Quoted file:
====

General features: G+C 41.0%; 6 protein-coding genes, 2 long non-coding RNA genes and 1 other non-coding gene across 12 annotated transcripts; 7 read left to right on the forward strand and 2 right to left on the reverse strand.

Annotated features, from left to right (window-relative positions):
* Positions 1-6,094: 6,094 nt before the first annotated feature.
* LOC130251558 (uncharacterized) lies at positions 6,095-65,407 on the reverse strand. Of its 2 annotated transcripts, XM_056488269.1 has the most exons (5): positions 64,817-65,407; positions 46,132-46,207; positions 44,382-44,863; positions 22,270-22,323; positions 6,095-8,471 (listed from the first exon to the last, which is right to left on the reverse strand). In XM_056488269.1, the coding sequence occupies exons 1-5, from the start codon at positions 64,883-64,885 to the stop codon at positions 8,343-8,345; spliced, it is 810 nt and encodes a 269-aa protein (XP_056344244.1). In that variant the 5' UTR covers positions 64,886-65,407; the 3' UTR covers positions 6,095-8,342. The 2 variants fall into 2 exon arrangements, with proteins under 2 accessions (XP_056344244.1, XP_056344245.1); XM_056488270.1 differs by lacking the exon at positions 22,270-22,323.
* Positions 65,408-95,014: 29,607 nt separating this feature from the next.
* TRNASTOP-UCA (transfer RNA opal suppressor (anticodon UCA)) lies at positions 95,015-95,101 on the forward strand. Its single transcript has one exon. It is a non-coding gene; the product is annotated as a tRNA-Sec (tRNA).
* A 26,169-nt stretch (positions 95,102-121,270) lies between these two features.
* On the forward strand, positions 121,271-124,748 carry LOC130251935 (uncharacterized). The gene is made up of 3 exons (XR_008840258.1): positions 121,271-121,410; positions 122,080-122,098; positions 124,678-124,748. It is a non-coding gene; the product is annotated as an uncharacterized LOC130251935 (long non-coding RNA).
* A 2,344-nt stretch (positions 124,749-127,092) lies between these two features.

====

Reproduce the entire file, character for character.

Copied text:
General features: G+C 41.0%; 6 protein-coding genes, 2 long non-coding RNA genes and 1 other non-coding gene across 12 annotated transcripts; 7 read left to right on the forward strand and 2 right to left on the reverse strand.

Annotated features, from left to right (window-relative positions):
* Positions 1-6,094: 6,094 nt before the first annotated feature.
* LOC130251558 (uncharacterized) lies at positions 6,095-65,407 on the reverse strand. Of its 2 annotated transcripts, XM_056488269.1 has the most exons (5): positions 64,817-65,407; positions 46,132-46,207; positions 44,382-44,863; positions 22,270-22,323; positions 6,095-8,471 (listed from the first exon to the last, which is right to left on the reverse strand). In XM_056488269.1, the coding sequence occupies exons 1-5, from the start codon at positions 64,883-64,885 to the stop codon at positions 8,343-8,345; spliced, it is 810 nt and encodes a 269-aa protein (XP_056344244.1). In that variant the 5' UTR covers positions 64,886-65,407; the 3' UTR covers positions 6,095-8,342. The 2 variants fall into 2 exon arrangements, with proteins under 2 accessions (XP_056344244.1, XP_056344245.1); XM_056488270.1 differs by lacking the exon at positions 22,270-22,323.
* Positions 65,408-95,014: 29,607 nt separating this feature from the next.
* TRNASTOP-UCA (transfer RNA opal suppressor (anticodon UCA)) lies at positions 95,015-95,101 on the forward strand. Its single transcript has one exon. It is a non-coding gene; the product is annotated as a tRNA-Sec (tRNA).
* A 26,169-nt stretch (positions 95,102-121,270) lies between these two features.
* On the forward strand, positions 121,271-124,748 carry LOC130251935 (uncharacterized). The gene is made up of 3 exons (XR_008840258.1): positions 121,271-121,410; positions 122,080-122,098; positions 124,678-124,748. It is a non-coding gene; the product is annotated as an uncharacterized LOC130251935 (long non-coding RNA).
* A 2,344-nt stretch (positions 124,749-127,092) lies between these two features.